WINNIPEG, MB - In 2016, the Look North Task Force, led by co-chairs Onekanew Christian Sinclair, chief of the Opaskwayak Cree Nation, and Chuck Davidson, president of the Manitoba Chambers of Commerce and a native northerner, was appointed by Premier Brian Pallister.
The job of the Task Force has been to re-discover the endless energy that made Manitoba a leader in resource development for many years. The members have been tasked to open the doors of opportunity to the indigenous peoples who form the large majority up north, to empower current entrepreneurs and to let fresh air into the resource industries.
On this journey of discovery, the Task Force travelled from community to community for much of the past year, holding round tables and seeking made-in-the-north answers to questions of enterprise, education, training, and development.
Referencing the premier's plan to fix finances, repair services and rebuild economic structure, the Task Force focused on the possibilities rather than the failures of the past. Their goal was to ask those who live and work in the North, what they need to make it a vibrant, humming force again and then to look for strategies to make this happen.
Key among their findings was that the sense of enterprise that always drove the North has been largely dissipated by people coming in from the outside to tell them how to fix things, while creating barriers through regulations, rules and inappropriate initiatives that discouraged local residents from tackling things in their own way.
The Task Force, simply by encouraging discussion and focusing on solutions, has already gone a long way toward lifting the sense of helplessness that has created inertia in the North. This includes the mining sector, which, it was agreed, had been the engine of growth for the past 80 years and could continue that way for at least as long again.
The Task Force learned that in 2015, the Manitoba mining industry was worth only $1.3 billion compared to Saskatchewan's $8.5 billion and Ontario's $10.7 billion. They also learned that with a change in attitude by government and regulators, this can be turned around and mining can once again become the engine of growth for the North.
While important, mining is only one source of growth and enterprise. There is also the forest industry. Newcomer Canadian Kraft Paper Industries Ltd. sees opportunities for expansion and wants to invest more.
The Task Force also saw the opportunities in agriculture, not just on the vast Carrot River Valley, but in other centres where food can be produced locally given the right encouragement.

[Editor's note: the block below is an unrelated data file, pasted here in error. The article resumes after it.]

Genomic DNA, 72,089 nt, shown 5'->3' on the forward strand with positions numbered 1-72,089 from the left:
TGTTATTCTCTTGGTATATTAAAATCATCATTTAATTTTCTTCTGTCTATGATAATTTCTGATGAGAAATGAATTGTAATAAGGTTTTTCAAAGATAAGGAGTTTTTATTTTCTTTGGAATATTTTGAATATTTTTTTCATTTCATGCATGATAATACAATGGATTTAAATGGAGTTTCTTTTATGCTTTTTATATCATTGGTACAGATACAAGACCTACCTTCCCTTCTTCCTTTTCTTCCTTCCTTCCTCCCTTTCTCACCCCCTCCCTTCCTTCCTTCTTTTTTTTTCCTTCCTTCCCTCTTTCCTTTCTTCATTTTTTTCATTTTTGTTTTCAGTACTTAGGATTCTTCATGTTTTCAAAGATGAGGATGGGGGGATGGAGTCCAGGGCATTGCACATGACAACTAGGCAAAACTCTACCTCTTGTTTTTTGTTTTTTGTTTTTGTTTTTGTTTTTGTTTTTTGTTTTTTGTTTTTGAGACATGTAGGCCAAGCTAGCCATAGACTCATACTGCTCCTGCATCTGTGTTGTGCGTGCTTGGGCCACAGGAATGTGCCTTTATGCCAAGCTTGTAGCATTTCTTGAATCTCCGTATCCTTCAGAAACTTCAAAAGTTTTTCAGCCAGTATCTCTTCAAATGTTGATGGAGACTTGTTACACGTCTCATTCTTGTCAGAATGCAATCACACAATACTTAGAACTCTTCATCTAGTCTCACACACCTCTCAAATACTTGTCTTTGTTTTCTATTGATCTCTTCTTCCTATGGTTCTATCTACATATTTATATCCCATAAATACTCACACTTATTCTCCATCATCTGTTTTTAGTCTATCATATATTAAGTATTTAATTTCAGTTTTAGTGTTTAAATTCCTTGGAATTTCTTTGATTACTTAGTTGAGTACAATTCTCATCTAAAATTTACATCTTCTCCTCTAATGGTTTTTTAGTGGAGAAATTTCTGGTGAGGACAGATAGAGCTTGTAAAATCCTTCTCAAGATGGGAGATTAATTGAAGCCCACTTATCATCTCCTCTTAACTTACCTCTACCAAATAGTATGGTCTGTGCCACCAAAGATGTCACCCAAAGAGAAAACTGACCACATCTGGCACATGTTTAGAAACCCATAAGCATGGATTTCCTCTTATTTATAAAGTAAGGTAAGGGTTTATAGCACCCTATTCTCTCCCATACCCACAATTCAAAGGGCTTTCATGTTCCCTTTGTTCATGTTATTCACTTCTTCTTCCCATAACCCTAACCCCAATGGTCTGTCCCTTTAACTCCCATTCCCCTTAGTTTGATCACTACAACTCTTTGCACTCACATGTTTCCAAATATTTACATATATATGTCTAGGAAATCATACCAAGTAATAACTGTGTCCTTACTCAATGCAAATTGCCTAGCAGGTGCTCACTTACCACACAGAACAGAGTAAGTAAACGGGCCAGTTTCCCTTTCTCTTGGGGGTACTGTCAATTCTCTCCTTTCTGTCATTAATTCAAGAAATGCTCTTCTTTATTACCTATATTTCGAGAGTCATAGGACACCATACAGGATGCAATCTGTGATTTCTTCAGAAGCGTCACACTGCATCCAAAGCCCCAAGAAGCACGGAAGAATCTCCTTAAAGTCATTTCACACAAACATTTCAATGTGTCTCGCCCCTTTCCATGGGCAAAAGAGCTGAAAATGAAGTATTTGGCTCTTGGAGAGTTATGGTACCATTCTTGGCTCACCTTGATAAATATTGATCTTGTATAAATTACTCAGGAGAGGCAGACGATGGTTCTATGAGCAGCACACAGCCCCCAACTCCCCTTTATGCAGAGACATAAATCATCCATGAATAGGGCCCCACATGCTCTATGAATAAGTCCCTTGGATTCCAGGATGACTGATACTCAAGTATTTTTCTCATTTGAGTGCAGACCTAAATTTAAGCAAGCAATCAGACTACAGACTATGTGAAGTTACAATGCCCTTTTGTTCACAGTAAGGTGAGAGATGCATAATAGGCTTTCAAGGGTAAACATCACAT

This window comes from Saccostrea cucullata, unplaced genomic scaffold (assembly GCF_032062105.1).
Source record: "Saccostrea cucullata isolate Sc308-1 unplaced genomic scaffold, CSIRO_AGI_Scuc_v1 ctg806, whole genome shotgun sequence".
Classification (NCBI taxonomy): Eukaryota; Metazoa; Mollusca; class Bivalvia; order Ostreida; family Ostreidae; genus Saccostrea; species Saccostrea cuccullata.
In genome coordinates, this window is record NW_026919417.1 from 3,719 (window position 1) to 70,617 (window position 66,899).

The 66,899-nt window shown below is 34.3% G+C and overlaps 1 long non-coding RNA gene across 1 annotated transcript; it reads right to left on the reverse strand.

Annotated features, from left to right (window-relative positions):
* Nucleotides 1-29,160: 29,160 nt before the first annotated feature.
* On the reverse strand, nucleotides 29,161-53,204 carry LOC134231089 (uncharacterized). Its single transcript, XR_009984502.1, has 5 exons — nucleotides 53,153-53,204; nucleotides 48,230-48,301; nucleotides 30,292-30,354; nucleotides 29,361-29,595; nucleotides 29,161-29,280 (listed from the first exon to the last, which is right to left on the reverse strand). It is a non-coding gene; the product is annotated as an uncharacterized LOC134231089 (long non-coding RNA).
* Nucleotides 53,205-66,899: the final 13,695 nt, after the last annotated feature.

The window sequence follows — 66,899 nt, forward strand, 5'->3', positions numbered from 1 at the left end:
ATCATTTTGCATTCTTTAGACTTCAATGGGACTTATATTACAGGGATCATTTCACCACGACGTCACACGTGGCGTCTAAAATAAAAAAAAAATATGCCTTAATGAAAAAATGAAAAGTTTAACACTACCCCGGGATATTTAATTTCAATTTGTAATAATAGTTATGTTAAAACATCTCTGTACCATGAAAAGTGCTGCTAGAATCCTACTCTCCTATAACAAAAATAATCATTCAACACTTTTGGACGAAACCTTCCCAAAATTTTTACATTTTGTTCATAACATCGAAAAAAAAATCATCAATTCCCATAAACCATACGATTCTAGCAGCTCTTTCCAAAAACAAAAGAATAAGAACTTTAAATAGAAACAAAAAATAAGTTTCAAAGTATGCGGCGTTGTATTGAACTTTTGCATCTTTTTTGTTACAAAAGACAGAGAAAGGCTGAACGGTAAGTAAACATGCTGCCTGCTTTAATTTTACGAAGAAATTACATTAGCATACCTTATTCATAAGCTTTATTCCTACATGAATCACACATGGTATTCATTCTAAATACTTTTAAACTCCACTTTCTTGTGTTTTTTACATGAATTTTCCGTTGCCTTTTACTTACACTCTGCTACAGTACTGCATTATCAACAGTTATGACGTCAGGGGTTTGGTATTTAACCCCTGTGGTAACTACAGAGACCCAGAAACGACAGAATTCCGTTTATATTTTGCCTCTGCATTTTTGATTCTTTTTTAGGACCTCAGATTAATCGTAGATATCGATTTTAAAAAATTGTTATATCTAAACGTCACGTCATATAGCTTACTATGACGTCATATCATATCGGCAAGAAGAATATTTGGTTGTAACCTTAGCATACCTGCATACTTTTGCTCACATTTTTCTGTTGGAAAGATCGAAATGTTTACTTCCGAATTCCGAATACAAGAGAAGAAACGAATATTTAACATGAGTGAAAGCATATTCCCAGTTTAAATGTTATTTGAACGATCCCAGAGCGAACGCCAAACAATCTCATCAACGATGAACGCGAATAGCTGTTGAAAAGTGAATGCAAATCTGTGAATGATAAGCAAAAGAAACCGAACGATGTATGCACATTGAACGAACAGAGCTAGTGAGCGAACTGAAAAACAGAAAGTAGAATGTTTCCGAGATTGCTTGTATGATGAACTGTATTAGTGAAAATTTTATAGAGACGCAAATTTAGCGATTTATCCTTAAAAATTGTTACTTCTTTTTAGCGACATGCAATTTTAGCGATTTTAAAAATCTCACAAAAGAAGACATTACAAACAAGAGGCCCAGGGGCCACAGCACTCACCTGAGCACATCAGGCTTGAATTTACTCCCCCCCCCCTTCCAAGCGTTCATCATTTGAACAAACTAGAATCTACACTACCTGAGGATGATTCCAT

As in all of Canada, the greatest potential, however, lies in the small and medium sized businesses that spring up to meet a need, that scale up through finding new markets and that provide training and employment for local people. What is holding them back? A bureaucratic system supporting a morass of limiting regulation and roadblocks. Twenty five percent of the workforce in the North works for government which does not build economies.
First Nations potential feels "locked up" (the words used by the report) by structural and regulatory restraints, by long term government dependence and limitations on enterprise, says the report, which goes on to note that "the regulatory and structural constraints appear to be continuing the intent of their creation, to isolate and control the indigenous population." Case in point? An idea to build a local inbound hunting and fishing industry controlled by First Nations who could bring in people from crowded Asian countries and give them an authentic experience using local indigenous guides is impossible because the guides currently have to be licensed by government and flown in from somewhere else.
Small business feels locked up too, by environmental and regulatory rules established from outside by people with no understanding of the realities of the North or the needs of the businesses. Case in point? A pending federal regulation would limit the whale watching enterprises in Hudson Bay, which teems with the animals in summer. Regulations are contemplated that would limit how close a boat or a snorkeler can come to a whale - an untenable plan to anyone who has ever seen how the whales flock to a novel item in the water.
It's not all government bureaucracy holding northerners back, though. There is the 'crab in a bucket', syndrome, which says that "if I can't have it, neither can you" and drags down enterprising crabs trying to get out of the pot. This is a typical attitude among the under-employed, and it comes from years of stifling enterprise.
But all that will be changing. The report aims to re-empower northerners to take back their land and make it sing by supporting local enterprise, making regulation enable rather than limit, encouraging true engagement and partnerships between First Nations, Metis and the rest of the population; revising education and training to meet the actual needs of communities; encouraging investment, and celebrating local success through stronger and more collaborative communication.
This is a first step, say the co-chairs, understanding that strategy papers and action plans need follow up. But it is a giant step in the right direction. It is the first time the white and indigenous communities have come together to resolve issues in partnership, to create opportunities and to rebuild relationships that have been soured by an attitude of paternalism.
The citizens of the North are tough and brave. They have to overcome adversity every day and are stronger because of it. Now, after years of subjugation by government interference in their lives, they have permission to get back to the business of building and growing again.
And they will.
Dorothy Dobbie, Manitoba Post